WASHINGTON, D.C. - Senator Tom Harkin (D-IA) commented today on the findings of a Government Accountability Office (GAO) report he requested on the Energy Employees Occupational Illness Compensation Program Act of 2000 (EEOICPA).  The EEOICPA provides compensation to workers and their survivors for occupational diseases arising from toxic and radiation exposure in the government's nuclear weapons program.  Several Iowans who worked on the Department of Energy's Line 1 are currently pursuing claims with the Department of Labor (DOL) through the EEOICPA. 

"I requested an audit of this program after constituents reported delayed compensation, difficulty navigating the program and inconsistencies with the adjudication process," Senator Harkin said. "Some claimants had to wait three years just for the government to rule on their case, and that's unacceptable.  The recommendations the GAO makes in this report will help the DOL be more responsive to affected workers, and I am currently looking at the best way to implement these fixes."

Three agencies coordinate efforts to implement the EEOICPA: The DOL issues compensation payments and determines whether workers should be compensated for exposure to toxic substances; the National Institute for Occupational Safety and Health (NIOSH) estimates workers' exposure to radiation for purposes of compensation decisions and determines when workers should receive presumptive compensation without need for a radiation dose estimate; and the Department of Energy (DOE) provides records and historical information used by both NIOSH and the DOL under their authorities.

In its report, the GAO noted that Congress has established a Presidential Advisory Board on Radiation and Worker Health which regularly evaluates the quality and scientific soundness of radiation dose assessments, site profiles, and presumptive compensation evaluations that are conducted by NIOSH.  However, there is a "gap" because there is no comparable body to oversee the "quality, objectivity and consistency of [DOL] consultant physicians' work and no independent expert review of the scientific soundness of the detailed information in site exposure" matrices used in screening cases for compensability.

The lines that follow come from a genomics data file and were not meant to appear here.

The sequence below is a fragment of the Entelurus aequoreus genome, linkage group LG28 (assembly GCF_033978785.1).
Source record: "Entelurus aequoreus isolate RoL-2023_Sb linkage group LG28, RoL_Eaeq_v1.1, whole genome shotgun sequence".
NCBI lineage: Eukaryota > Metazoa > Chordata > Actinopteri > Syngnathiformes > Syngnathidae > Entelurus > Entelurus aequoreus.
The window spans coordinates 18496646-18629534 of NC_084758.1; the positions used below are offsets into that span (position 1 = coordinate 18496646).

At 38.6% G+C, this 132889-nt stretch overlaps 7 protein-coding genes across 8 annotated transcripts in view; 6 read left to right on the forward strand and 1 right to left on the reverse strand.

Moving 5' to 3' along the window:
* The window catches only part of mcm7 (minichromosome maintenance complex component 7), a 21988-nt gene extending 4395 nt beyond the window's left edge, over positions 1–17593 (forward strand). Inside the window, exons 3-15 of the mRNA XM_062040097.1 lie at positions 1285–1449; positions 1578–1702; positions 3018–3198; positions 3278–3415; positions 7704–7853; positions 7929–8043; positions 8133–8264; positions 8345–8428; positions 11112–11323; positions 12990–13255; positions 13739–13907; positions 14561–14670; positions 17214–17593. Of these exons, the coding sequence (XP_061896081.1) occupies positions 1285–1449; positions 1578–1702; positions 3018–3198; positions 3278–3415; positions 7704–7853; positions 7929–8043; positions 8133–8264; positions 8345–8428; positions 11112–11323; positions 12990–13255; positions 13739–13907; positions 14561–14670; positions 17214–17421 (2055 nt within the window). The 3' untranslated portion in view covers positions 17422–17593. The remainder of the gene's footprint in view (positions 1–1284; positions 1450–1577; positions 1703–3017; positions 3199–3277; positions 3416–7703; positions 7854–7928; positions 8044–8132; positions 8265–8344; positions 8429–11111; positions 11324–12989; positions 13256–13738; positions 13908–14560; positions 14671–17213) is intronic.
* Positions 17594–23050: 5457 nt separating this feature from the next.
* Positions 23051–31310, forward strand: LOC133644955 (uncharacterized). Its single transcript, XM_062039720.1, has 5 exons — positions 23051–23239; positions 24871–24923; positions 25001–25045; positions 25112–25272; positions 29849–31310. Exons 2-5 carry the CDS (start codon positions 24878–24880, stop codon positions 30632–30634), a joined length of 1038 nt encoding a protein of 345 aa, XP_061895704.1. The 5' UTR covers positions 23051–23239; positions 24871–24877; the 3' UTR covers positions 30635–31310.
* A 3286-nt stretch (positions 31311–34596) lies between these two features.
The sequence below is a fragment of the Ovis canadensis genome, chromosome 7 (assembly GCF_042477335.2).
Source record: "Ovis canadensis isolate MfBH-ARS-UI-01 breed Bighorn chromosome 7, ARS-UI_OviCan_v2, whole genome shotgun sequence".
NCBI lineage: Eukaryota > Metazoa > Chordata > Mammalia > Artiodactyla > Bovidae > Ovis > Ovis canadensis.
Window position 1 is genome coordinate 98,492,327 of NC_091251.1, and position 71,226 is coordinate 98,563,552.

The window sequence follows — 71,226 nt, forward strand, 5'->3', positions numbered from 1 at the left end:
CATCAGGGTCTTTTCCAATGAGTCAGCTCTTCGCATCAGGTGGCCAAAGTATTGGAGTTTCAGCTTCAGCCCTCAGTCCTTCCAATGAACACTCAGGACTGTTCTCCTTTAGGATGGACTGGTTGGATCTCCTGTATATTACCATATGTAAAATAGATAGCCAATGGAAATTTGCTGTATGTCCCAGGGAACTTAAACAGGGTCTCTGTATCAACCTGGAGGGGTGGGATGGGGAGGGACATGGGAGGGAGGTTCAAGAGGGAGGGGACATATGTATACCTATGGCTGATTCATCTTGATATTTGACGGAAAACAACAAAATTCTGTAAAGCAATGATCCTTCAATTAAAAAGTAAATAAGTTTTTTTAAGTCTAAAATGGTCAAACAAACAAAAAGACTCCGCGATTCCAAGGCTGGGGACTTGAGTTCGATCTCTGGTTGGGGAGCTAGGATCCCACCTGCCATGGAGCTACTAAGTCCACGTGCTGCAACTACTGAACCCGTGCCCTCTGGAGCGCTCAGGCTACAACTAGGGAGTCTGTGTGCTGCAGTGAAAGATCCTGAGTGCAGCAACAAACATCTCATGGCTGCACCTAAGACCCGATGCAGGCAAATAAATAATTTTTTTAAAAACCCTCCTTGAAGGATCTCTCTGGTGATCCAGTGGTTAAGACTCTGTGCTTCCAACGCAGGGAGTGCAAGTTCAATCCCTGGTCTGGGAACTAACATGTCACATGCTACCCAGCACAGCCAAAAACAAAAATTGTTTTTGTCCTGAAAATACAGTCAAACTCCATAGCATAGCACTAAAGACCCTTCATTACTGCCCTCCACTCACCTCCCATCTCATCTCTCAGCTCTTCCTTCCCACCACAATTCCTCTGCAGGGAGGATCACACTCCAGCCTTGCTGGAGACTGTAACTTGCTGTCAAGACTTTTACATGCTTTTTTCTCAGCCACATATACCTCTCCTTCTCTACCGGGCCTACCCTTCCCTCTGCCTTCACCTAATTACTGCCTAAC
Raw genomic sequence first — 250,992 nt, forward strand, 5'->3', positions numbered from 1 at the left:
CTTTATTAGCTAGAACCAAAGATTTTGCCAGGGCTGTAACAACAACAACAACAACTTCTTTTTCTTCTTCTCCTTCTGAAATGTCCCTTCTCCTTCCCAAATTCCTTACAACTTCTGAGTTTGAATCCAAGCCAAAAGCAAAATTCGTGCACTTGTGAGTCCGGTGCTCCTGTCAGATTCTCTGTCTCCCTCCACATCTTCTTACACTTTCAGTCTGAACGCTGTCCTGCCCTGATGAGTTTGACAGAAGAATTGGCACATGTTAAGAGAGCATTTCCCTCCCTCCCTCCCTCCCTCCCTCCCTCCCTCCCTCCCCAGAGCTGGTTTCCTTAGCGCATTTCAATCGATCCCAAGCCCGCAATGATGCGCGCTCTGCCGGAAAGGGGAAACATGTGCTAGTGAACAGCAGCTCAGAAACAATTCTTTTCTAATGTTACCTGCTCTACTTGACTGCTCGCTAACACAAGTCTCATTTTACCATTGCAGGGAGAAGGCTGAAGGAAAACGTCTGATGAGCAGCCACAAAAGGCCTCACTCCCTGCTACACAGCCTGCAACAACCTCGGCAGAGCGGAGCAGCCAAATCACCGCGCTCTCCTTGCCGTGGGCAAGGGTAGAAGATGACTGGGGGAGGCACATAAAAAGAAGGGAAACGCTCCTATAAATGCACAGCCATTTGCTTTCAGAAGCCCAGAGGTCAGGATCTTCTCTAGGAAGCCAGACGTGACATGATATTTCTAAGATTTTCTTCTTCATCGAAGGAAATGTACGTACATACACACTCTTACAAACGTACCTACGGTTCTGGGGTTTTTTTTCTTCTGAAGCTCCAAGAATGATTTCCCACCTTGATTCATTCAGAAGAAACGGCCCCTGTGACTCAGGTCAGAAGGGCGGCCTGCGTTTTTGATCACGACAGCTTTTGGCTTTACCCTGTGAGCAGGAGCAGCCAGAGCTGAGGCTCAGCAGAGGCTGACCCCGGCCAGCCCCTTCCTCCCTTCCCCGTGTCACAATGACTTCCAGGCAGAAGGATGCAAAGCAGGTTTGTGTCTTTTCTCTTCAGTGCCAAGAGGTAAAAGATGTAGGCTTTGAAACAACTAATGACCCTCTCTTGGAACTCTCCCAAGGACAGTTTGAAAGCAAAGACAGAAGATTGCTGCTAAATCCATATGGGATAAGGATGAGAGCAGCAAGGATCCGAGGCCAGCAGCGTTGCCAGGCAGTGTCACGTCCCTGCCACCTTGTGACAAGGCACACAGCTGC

The GAO also found that while Congress established a DOL Ombudsman to assist claimants and to report on problems encountered by claimants through annual reports to Congress, "Labor has not publically responded to these concerns, nor developed formal plans for addressing the issues." As a result, "claimants have little knowledge that their concerns are heard or that they are being addressed."

GAO also noted that the Labor Department does not release its site exposure matrices due to concerns about releasing national security sensitive information.  By comparison, NIOSH has released extensive documentation on radiological conditions at nuclear facilities. GAO found that transparency would facilitate greater understanding on the part of claimants, and help improve the accuracy of the site exposure matrix used in decision making.  GAO recommended that DOL and DOE establish a "formal action plan" to facilitate a clearance process to make information on the site matrices public.

A full copy of the report GAO #10-302 can be found here: http://www.gao.gov/new.items/d10302.pdf.

Comprehensive reform increases access to affordable care, makes health insurance companies more accountable and includes historic investment in prevention, wellness

Education reconciliation provisions increase college affordability

WASHINGTON, D.C. - Senator Tom Harkin (D-IA) issued the following statement after the U.S. House passed the Health Care and Education Affordability Reconciliation Act of 2010.  With this vote, comprehensive health reform has passed and will go to President Obama for his signature.  The reconciliation package now heads to the U.S. Senate for consideration next week.  Harkin is Chairman of the Senate Health, Education, Labor and Pensions Committee.

"With this vote today, the House took a major step forward in the fight to put American families and small business owners?not the insurance companies?in control of their own health care.

"This legislation makes the Senate-passed comprehensive bill even stronger by providing coverage to some 95 percent of Americans.  This will be affordable coverage, which will save thousands of lives and give peace of mind to those who have coverage now, but have a 50/50 chance of losing coverage in the next decade.  It will provide relief from skyrocketing and unstable premiums and holds insurance companies accountable to keep premiums down and prevent denials of care and coverage, including for pre-existing conditions.

"I am particularly encouraged that in passing comprehensive reform, we will, for the first time make an historic investment in prevention and public health to change our current sick care system into a true health care system.  These reforms will truly bend the cost curve and rein in rising health care costs.

"And we provide all of these reforms while also reducing the deficit by $138 billion over next ten years, and by $1.2 trillion more over the following decade; reducing waste, fraud and abuse, paying for quality over quantity of care.